Gosh…why don’t words mean anything anymore? Why can’t people just be honest and do what they say? Why can’t people keep a damn secret?
Relatable sentiments are taken to ridiculous lengths in Dan Roe’s Keep Your Mouth Shut. Darkly comedic and perfectly paced, this holiday themed offering is essentially a single joke that is played to its most extreme outcome. It’s shocking and hilarious—not exactly deep, but hella’ entertaining.
As a curator for this site, I try to find analytic reasons to justify why some short comedies work for me and why others doesn’t. But, despite my attempts to find objective reasoning, it’s, ultimately, something you just feel in the gut. Keep Your Mouth Shut isn’t complex and, apart from the polished production values, there’s not much in terms of story or character depth that elevates it above comedic sketch territory. But, still, the film works—a mishmash of comedy and violence, where both the punchlines and brutality are perfectly paced and timed. That may seem like an easy task, but, let me tell ya, it isn’t. Dark comedy is a notoriously tricky genre to get right as it’s a constant balancing act to keep disparate tones in check. Roe manages to make something that feels both relatable (who hasn’t had a big secret they just had to share?) and over-the-top (the hitman character is a bounty of comedic material).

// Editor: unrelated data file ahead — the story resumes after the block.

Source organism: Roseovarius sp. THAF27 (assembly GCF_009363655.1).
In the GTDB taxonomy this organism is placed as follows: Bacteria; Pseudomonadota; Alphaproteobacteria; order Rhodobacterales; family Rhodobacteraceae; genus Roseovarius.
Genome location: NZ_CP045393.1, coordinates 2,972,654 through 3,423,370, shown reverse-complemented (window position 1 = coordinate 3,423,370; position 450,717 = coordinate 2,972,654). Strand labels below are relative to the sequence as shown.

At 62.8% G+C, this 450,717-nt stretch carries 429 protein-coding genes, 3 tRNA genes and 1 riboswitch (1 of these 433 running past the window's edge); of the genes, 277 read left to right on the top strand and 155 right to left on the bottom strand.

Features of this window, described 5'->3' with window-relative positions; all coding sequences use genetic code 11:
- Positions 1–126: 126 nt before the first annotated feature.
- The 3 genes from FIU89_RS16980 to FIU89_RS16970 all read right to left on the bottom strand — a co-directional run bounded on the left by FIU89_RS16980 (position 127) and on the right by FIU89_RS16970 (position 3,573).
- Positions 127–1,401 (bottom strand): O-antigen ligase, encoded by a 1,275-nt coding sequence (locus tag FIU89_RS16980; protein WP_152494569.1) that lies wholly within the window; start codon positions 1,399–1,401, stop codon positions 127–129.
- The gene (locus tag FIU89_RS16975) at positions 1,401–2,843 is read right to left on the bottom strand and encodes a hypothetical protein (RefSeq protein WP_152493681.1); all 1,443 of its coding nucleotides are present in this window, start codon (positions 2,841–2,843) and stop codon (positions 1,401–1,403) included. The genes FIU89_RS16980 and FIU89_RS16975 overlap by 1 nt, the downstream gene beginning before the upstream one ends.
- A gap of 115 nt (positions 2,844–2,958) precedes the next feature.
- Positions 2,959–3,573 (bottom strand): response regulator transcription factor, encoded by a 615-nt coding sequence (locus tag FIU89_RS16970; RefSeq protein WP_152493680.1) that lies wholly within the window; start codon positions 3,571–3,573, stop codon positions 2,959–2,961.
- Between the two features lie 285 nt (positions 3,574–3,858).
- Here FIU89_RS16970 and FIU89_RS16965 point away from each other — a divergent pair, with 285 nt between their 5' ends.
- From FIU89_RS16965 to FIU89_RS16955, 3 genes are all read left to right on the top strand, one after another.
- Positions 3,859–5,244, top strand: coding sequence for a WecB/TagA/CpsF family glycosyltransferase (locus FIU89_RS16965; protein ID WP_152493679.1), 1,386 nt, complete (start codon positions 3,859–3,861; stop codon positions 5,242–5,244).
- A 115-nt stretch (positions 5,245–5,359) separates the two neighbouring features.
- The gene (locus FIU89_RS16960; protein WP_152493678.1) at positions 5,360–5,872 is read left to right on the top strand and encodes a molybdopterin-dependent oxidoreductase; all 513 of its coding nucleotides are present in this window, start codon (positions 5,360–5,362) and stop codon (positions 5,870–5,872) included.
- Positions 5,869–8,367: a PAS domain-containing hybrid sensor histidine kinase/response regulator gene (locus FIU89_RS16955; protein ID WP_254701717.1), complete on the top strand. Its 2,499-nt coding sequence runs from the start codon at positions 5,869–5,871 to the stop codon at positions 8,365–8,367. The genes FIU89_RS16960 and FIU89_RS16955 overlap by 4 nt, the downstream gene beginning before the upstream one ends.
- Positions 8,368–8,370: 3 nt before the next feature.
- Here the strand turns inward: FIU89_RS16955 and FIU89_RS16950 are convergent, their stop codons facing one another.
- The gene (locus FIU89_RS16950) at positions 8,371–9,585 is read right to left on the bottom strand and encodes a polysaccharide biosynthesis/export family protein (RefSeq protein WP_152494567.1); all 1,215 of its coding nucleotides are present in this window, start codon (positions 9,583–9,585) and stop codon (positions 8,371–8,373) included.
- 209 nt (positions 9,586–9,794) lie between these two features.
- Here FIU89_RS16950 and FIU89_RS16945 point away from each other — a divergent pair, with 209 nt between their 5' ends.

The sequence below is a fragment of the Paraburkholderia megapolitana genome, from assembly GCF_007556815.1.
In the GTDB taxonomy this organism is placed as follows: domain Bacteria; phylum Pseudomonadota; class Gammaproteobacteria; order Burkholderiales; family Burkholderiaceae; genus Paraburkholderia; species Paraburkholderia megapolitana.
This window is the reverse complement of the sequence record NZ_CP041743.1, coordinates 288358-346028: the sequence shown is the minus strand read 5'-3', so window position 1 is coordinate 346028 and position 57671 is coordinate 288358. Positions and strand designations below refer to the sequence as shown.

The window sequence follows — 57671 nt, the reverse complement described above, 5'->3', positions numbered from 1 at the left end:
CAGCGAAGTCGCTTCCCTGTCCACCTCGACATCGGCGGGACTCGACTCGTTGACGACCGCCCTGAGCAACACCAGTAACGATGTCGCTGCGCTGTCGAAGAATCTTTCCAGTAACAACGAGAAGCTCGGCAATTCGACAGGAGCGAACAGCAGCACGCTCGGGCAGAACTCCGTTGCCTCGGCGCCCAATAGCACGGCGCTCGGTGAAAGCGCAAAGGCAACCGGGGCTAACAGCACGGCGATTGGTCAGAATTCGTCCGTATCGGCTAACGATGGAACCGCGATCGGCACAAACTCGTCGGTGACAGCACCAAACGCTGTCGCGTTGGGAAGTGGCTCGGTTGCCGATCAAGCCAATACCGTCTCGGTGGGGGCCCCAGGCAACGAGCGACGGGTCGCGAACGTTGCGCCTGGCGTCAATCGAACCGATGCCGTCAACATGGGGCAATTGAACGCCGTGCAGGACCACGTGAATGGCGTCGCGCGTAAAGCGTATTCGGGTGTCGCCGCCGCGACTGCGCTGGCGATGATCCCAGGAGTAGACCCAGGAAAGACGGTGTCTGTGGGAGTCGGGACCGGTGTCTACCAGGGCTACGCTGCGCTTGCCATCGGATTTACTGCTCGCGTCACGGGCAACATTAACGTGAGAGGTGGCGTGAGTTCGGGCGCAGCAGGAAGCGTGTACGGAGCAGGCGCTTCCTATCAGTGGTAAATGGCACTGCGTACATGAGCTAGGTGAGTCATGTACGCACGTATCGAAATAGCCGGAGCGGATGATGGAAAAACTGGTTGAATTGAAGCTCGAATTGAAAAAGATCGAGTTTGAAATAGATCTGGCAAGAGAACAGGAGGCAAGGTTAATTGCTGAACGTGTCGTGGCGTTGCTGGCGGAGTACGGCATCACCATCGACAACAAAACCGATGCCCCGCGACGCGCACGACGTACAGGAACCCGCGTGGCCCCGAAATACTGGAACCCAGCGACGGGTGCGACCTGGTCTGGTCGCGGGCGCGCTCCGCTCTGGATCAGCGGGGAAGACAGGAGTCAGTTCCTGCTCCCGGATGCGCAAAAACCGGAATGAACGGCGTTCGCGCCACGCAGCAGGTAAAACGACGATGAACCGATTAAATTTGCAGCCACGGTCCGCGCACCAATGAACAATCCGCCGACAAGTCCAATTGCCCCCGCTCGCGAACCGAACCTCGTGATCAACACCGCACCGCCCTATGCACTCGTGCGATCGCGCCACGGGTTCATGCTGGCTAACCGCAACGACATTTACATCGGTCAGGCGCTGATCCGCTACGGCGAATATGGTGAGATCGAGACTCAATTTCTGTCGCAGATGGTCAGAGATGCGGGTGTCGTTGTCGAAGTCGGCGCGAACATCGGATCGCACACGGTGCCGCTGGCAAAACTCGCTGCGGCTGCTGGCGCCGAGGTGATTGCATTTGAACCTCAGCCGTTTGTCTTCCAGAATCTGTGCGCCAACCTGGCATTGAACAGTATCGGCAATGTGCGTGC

Roe’s directorial prowess is on full display here. The film looks great and features an interesting visual dynamic. As Roe relates to Short of the Week:
“I shot in a classic style, keeping the camera locked off and the moves very smooth and fluid. I employed a plan to use light and color to reflect my main character’s journey — lots of light early on and slowly progressing to very little light when his fate is sealed. I did the same with lenses and shot selection. The shots get closer and tighter on our main character until he makes the choice to break his promise, his mistake, then they start to back away from him again through to the end. I was also playing with character movement — the only person who moves around is the villain as he’s the active force. My main character is mostly frozen, only moving when he has a brief time to make a choice, otherwise stuck on the roof, stuck on his barstool, stuck in bed.”
Having played both Fantastic Fest and Rhode Island, Roe is hoping Keep Your Mouth Shut will open up other directorial opportunities for him. He already has several scripts in various stages of development. One script that he’s not directing will hopefully go into production in the Spring of 2019.
We look forward to seeing more from Roe as it’s clear he has a delightfully twisted comedic voice. In the meantime, for this Christmas season, cozy up with your loved ones. And, keep your damn mouth shut if a maniac killer tells you too!